There’s a group of people probing exoplanets with a laser robot, and the results are showing a few surprises. Specifically, a survey of “hot Jupiters” — the huge gas giants in tight orbits around their parent stars — shows that they are more than three times likely to be found in double star systems than other kinds of exoplanets.
The robotic laser adaptive optics system, which is installed on California’s Palomar Observatory’s 1.5-meter telescope, also discovered double star systems that each have their own planetary systems, rather than sharing one.
“We’re using Robo-AO’s extreme efficiency to survey in exquisite detail all of the candidate exoplanet host stars that have been discovered by NASA’s Kepler mission,” stated Christoph Baranec, a researcher at the University of Hawaii at Manoa’s Institute for Astronomy who led a paper on Robo-AO results.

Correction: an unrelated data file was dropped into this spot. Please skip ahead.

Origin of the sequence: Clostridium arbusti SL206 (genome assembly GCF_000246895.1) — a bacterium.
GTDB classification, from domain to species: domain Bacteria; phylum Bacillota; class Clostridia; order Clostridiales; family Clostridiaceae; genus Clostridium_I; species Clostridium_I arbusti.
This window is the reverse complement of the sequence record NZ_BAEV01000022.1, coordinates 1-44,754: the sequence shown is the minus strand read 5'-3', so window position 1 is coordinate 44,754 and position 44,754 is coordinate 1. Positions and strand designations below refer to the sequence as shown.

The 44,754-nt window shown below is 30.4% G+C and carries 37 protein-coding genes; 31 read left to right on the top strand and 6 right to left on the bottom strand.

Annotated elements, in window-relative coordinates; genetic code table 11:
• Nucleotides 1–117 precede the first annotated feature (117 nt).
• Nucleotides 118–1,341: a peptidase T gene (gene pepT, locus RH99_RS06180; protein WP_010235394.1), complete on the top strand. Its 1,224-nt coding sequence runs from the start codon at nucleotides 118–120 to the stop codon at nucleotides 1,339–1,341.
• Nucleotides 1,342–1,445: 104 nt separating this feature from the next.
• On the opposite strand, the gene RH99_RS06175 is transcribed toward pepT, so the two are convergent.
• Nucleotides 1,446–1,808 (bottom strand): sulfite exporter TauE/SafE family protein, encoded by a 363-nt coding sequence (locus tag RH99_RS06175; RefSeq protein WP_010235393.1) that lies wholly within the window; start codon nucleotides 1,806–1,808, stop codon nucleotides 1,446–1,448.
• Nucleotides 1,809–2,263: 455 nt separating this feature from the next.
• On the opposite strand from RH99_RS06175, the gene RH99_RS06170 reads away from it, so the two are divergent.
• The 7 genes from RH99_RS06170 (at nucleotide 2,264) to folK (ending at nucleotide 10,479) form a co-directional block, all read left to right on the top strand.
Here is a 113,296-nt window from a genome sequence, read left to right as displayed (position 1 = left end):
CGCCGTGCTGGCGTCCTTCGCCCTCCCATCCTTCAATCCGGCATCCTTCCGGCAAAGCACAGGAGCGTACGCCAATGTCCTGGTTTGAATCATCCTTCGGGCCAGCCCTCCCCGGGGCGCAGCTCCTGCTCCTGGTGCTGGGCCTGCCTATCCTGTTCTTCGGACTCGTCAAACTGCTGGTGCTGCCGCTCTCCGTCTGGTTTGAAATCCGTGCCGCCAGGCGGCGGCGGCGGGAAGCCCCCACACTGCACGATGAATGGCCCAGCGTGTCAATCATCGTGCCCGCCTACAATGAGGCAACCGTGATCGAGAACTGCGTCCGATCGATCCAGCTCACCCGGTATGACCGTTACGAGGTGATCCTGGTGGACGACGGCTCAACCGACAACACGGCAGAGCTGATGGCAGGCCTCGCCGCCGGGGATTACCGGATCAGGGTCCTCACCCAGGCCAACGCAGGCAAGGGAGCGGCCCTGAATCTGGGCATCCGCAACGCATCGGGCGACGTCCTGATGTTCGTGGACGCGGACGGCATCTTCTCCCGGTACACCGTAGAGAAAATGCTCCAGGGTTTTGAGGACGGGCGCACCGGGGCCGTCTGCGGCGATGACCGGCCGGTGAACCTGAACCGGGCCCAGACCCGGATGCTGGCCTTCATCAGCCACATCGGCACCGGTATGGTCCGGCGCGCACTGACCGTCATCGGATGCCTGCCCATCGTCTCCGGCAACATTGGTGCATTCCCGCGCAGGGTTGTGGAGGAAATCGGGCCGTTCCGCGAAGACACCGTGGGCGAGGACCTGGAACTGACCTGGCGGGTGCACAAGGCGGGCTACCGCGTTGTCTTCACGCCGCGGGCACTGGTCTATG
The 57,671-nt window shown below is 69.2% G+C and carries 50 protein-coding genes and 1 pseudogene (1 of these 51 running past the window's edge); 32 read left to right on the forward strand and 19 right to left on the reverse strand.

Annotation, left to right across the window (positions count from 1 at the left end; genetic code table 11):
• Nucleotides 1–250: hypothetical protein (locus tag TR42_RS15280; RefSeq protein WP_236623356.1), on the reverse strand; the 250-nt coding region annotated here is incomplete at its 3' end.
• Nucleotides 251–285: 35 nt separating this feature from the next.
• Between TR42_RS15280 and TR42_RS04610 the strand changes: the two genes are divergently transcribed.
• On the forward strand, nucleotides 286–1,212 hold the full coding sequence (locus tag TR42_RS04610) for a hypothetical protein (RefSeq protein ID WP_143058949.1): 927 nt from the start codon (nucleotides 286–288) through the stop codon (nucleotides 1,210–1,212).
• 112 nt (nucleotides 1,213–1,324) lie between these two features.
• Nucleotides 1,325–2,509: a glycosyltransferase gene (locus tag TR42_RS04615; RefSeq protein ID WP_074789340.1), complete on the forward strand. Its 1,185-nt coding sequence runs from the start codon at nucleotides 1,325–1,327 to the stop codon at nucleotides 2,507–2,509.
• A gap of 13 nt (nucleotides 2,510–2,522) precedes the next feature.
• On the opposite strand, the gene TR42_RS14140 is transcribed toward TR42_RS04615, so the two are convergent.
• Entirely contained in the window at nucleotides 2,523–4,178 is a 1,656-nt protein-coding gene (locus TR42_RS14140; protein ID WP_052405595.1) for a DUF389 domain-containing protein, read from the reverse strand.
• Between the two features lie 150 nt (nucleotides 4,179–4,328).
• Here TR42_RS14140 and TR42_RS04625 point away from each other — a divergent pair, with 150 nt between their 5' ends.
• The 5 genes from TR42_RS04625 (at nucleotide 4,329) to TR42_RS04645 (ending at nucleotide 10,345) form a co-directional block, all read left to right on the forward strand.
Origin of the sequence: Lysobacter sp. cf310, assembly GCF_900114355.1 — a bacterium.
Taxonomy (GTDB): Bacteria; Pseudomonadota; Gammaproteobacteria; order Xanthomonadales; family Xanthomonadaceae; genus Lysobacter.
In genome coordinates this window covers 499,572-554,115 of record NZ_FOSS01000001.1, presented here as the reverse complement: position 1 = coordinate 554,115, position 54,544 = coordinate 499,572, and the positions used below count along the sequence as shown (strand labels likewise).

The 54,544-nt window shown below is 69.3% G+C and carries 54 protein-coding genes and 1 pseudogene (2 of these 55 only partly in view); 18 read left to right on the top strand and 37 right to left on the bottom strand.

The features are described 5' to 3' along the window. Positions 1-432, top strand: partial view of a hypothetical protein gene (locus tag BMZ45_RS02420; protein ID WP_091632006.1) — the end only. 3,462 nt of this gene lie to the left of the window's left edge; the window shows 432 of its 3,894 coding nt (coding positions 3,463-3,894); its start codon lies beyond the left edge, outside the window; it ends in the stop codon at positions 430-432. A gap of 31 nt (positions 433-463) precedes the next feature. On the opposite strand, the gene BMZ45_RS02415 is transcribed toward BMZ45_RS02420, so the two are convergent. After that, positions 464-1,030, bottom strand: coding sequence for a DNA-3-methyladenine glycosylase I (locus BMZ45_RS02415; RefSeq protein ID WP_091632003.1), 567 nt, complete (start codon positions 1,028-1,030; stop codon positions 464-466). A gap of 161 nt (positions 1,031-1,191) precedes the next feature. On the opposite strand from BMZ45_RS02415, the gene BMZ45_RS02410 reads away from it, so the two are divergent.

“While Kepler has an unrivaled ability to discover exoplanets that pass between us and their host star, it comes at the price of reduced image quality, and that’s where Robo-AO excels.”
Lasers and adaptive optics are commonly used to account for changes in the atmosphere. A computer system helps the mirror change shape as the atmosphere swirls, providing clearer images for astronomers.
The Robo-AO survey cited looked at 715 candidate exoplanet systems that were first tracked down by NASA’s planet-hunting Kepler space telescope. The team is now planning to tackle the rest of the 4,000 Kepler planet candidate hosts.
Results from Robo-AO have been published in The Astrophysical Journal, here and here. You can also see a preprint version of one of these journal articles here.